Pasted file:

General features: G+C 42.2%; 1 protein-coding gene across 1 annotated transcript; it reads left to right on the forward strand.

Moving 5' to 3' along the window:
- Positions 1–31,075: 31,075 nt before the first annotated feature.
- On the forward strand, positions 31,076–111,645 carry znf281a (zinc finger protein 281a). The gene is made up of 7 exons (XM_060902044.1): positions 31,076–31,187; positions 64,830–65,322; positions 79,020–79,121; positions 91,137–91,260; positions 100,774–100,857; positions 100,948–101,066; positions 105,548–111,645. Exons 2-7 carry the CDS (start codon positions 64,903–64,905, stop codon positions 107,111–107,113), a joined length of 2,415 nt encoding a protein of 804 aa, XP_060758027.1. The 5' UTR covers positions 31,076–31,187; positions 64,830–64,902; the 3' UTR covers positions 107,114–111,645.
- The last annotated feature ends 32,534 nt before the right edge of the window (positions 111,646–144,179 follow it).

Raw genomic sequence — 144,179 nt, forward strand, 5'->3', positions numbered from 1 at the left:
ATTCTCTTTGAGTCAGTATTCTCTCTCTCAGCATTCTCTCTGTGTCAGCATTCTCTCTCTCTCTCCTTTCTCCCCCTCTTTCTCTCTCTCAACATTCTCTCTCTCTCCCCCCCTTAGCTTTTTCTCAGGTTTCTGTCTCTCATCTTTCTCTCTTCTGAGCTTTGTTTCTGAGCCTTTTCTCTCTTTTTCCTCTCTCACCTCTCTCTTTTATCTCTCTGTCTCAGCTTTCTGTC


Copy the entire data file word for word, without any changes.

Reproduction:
General features: G+C 42.2%; 1 protein-coding gene across 1 annotated transcript; it reads left to right on the forward strand.

Moving 5' to 3' along the window:
- Positions 1–31,075: 31,075 nt before the first annotated feature.
- On the forward strand, positions 31,076–111,645 carry znf281a (zinc finger protein 281a). The gene is made up of 7 exons (XM_060902044.1): positions 31,076–31,187; positions 64,830–65,322; positions 79,020–79,121; positions 91,137–91,260; positions 100,774–100,857; positions 100,948–101,066; positions 105,548–111,645. Exons 2-7 carry the CDS (start codon positions 64,903–64,905, stop codon positions 107,111–107,113), a joined length of 2,415 nt encoding a protein of 804 aa, XP_060758027.1. The 5' UTR covers positions 31,076–31,187; positions 64,830–64,902; the 3' UTR covers positions 107,114–111,645.
- The last annotated feature ends 32,534 nt before the right edge of the window (positions 111,646–144,179 follow it).

Raw genomic sequence — 144,179 nt, forward strand, 5'->3', positions numbered from 1 at the left:
ATTCTCTTTGAGTCAGTATTCTCTCTCTCAGCATTCTCTCTGTGTCAGCATTCTCTCTCTCTCTCCTTTCTCCCCCTCTTTCTCTCTCTCAACATTCTCTCTCTCTCCCCCCCTTAGCTTTTTCTCAGGTTTCTGTCTCTCATCTTTCTCTCTTCTGAGCTTTGTTTCTGAGCCTTTTCTCTCTTTTTCCTCTCTCACCTCTCTCTTTTATCTCTCTGTCTCAGCTTTCTGTC